The same holds for materialist philosophies on reality in general. Scientism (the belief that the investigative methods of the physical sciences are applicable or justifiable in all fields of inquiry), empiricism (the doctrine that all ideas and categories are derived from sense experience and that knowledge cannot extend beyond experience, including observation, experiment, and induction), and other related philosophies, are philosophies that are not justified and legitimized by their own standards and criteria.
First of all no one in this thread as far as I can tell is saying that the scientific method is the only way of obtaining information, but without question it's the best one we have. Logically, how do you expect to experience anything except through your five senses? If you had no sight, hearing, touch, smell or taste you would cease to experience anything except your own thoughts. Also, over a short period of time your brain would actually start making things up for you to experience. It would hallucinate, smell things and hear noises that aren't there. If you don't believe me, just look up what happens when people go through sensory-deprivation experiments.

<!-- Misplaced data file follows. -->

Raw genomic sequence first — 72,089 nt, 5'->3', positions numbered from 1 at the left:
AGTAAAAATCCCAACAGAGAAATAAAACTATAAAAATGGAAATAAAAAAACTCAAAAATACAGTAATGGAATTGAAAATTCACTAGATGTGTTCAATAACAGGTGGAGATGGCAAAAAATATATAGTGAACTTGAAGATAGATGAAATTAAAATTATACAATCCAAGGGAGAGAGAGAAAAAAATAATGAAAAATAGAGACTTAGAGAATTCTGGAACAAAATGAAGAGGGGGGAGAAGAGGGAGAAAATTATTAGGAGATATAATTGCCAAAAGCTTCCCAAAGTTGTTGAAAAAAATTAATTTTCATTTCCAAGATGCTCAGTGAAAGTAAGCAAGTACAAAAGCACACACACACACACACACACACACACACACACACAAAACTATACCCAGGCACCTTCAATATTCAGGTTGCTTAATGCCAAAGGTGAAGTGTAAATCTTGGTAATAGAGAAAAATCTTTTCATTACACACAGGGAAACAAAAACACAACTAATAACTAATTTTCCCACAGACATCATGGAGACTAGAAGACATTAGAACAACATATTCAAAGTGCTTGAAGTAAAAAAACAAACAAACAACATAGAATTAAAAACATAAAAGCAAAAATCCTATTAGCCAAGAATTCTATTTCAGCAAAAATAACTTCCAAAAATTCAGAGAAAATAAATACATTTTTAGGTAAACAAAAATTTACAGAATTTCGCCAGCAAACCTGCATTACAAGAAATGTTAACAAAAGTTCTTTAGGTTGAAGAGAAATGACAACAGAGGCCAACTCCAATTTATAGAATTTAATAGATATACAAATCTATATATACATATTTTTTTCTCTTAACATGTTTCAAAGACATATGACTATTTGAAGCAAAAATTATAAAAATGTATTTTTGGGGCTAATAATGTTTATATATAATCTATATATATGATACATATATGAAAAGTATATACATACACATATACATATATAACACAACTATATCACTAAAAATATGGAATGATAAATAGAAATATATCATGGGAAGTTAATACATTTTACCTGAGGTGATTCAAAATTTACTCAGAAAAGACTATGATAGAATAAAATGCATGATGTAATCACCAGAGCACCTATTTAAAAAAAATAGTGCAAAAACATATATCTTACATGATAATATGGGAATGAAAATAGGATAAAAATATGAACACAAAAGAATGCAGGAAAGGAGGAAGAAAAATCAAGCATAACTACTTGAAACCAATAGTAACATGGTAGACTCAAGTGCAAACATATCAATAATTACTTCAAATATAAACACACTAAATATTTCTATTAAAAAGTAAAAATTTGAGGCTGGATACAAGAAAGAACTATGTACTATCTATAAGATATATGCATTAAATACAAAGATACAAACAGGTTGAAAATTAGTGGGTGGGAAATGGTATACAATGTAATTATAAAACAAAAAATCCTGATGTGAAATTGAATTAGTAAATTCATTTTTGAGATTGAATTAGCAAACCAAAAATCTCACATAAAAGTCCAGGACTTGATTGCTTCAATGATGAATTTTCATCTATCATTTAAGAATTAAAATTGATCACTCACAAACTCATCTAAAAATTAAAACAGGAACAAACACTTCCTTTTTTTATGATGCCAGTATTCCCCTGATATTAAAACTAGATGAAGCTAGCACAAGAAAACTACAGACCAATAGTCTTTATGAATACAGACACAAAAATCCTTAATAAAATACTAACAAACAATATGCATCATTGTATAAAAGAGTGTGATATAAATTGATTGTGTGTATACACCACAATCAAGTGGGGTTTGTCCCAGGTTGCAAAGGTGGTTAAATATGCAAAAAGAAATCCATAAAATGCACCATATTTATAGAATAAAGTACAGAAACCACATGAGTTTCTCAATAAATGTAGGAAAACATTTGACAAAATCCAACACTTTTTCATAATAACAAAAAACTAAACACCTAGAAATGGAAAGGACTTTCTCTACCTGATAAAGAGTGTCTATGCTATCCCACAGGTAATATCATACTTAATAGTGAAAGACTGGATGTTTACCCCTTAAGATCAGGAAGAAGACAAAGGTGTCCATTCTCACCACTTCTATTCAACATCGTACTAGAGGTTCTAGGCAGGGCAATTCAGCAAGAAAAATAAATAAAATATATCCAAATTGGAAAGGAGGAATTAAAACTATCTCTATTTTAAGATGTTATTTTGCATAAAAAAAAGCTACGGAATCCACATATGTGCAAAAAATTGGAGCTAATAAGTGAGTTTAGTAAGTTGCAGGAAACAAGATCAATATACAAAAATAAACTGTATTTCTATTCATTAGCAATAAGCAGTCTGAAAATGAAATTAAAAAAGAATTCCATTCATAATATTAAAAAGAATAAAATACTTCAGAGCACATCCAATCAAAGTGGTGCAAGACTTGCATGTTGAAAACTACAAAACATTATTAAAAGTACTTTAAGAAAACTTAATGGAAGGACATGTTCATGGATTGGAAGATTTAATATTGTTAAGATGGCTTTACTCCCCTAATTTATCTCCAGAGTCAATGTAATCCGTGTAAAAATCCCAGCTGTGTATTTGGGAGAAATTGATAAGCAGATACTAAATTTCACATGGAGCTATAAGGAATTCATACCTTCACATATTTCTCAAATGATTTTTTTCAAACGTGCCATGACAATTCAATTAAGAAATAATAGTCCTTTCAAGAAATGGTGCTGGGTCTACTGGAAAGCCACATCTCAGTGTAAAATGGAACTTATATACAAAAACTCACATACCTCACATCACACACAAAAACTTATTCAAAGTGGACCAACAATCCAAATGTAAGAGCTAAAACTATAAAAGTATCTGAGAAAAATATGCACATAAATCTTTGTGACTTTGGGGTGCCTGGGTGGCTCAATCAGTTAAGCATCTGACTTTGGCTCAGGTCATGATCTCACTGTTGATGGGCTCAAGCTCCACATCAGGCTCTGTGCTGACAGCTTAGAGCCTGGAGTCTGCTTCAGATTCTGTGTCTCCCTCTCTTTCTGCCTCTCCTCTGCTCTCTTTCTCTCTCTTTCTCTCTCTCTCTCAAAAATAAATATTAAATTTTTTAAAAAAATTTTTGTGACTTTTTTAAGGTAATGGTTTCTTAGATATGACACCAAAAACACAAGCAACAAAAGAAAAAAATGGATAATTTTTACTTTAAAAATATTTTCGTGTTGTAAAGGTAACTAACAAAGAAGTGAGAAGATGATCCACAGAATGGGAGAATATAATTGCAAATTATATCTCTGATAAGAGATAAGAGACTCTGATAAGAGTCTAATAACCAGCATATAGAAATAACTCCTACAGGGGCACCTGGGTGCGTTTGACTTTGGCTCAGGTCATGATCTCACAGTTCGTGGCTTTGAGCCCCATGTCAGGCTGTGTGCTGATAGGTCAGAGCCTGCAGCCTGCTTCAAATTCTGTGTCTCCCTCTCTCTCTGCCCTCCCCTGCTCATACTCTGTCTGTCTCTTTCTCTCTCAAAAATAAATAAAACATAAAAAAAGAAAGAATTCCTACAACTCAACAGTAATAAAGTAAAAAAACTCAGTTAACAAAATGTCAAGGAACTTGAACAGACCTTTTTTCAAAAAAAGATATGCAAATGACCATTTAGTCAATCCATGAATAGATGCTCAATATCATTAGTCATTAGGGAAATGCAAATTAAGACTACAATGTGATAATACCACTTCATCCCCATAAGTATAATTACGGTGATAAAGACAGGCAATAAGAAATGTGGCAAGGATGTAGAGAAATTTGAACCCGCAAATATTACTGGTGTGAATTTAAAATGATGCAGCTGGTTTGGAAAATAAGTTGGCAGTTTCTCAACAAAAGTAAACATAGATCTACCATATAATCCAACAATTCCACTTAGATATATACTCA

The scientific method simply takes our sensory experiences and attempts to control them...removing observer bias, and as much possibility for error as we can. Then we repeat the observation in an attempt to disprove our expected observation, readjust, re-hypothesize and retest.
The scientific method is an extension of sensory experience based in logical apparatus.
That makes it all the more evident that they are belief systems, based on presuppositions that are not logical, self-evident conclusions of reason itself.
Are you claiming that logic is inherently tautological?
You can believe in these philosophies as being true, you can bring forth good, reasonable arguments in favor of them, but they are still belief systems. That means that, in order to be intellectually honest, you have to be open to the possibility that these belief systems are untrue and that other belief systems, religious or not, can be true.
How exactly are they belief systems? Are you attempting to meander your way around with epistemological skepticism?
One poster in this thread said he could not understand how people can claim that empiricism is a belief system. I think he does not realize that he is biased, that his own presuppositions and assumptions are based on belief and not on self-evident logical truths.
Obviously this is a dig at me, but I'm still curious why you think objective fact is either unobtainable or that we as agents are so fallible that we cannot determine objective fact? Are you an epistemological skeptic? What are your arguments?
Self-evident logical truth? Are you attempting to argue theism now, without an argument?
Experience, as the third source of knowledge, is very interesting when debating this topic. It is my conviction that experience, especially everyday human experience, speaks overwhelmingly in favor of theism. Let me give a few examples.